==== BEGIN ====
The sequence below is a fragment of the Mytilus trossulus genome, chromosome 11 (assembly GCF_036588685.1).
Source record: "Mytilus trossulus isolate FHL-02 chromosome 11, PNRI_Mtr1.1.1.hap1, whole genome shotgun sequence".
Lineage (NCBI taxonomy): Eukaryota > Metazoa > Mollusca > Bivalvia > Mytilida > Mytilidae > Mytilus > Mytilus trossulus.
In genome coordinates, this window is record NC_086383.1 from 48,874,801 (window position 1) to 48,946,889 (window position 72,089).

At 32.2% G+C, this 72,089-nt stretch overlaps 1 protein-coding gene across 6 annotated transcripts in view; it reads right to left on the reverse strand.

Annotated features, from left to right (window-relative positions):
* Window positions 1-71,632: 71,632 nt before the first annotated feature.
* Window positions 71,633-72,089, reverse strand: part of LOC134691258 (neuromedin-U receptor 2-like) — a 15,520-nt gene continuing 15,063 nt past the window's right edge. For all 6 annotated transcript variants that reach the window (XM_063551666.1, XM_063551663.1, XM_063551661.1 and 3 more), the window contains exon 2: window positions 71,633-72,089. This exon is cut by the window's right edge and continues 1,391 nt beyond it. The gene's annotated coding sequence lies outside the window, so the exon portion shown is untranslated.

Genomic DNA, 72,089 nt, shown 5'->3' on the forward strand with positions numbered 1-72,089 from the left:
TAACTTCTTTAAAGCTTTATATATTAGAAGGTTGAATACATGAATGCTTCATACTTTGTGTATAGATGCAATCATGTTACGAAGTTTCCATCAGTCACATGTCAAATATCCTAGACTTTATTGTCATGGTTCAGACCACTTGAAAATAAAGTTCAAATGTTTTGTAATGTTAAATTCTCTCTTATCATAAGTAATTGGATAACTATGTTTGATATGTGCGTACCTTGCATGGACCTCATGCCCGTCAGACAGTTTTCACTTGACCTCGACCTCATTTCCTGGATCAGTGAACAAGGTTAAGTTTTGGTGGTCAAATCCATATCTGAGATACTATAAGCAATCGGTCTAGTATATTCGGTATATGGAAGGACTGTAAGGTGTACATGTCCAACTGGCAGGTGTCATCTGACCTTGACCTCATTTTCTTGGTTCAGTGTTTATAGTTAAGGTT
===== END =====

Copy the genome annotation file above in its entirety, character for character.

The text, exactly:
The sequence below is a fragment of the Mytilus trossulus genome, chromosome 11 (assembly GCF_036588685.1).
Source record: "Mytilus trossulus isolate FHL-02 chromosome 11, PNRI_Mtr1.1.1.hap1, whole genome shotgun sequence".
Lineage (NCBI taxonomy): Eukaryota > Metazoa > Mollusca > Bivalvia > Mytilida > Mytilidae > Mytilus > Mytilus trossulus.
In genome coordinates, this window is record NC_086383.1 from 48,874,801 (window position 1) to 48,946,889 (window position 72,089).

At 32.2% G+C, this 72,089-nt stretch overlaps 1 protein-coding gene across 6 annotated transcripts in view; it reads right to left on the reverse strand.

Annotated features, from left to right (window-relative positions):
* Window positions 1-71,632: 71,632 nt before the first annotated feature.
* Window positions 71,633-72,089, reverse strand: part of LOC134691258 (neuromedin-U receptor 2-like) — a 15,520-nt gene continuing 15,063 nt past the window's right edge. For all 6 annotated transcript variants that reach the window (XM_063551666.1, XM_063551663.1, XM_063551661.1 and 3 more), the window contains exon 2: window positions 71,633-72,089. This exon is cut by the window's right edge and continues 1,391 nt beyond it. The gene's annotated coding sequence lies outside the window, so the exon portion shown is untranslated.

Genomic DNA, 72,089 nt, shown 5'->3' on the forward strand with positions numbered 1-72,089 from the left:
TAACTTCTTTAAAGCTTTATATATTAGAAGGTTGAATACATGAATGCTTCATACTTTGTGTATAGATGCAATCATGTTACGAAGTTTCCATCAGTCACATGTCAAATATCCTAGACTTTATTGTCATGGTTCAGACCACTTGAAAATAAAGTTCAAATGTTTTGTAATGTTAAATTCTCTCTTATCATAAGTAATTGGATAACTATGTTTGATATGTGCGTACCTTGCATGGACCTCATGCCCGTCAGACAGTTTTCACTTGACCTCGACCTCATTTCCTGGATCAGTGAACAAGGTTAAGTTTTGGTGGTCAAATCCATATCTGAGATACTATAAGCAATCGGTCTAGTATATTCGGTATATGGAAGGACTGTAAGGTGTACATGTCCAACTGGCAGGTGTCATCTGACCTTGACCTCATTTTCTTGGTTCAGTGTTTATAGTTAAGGTT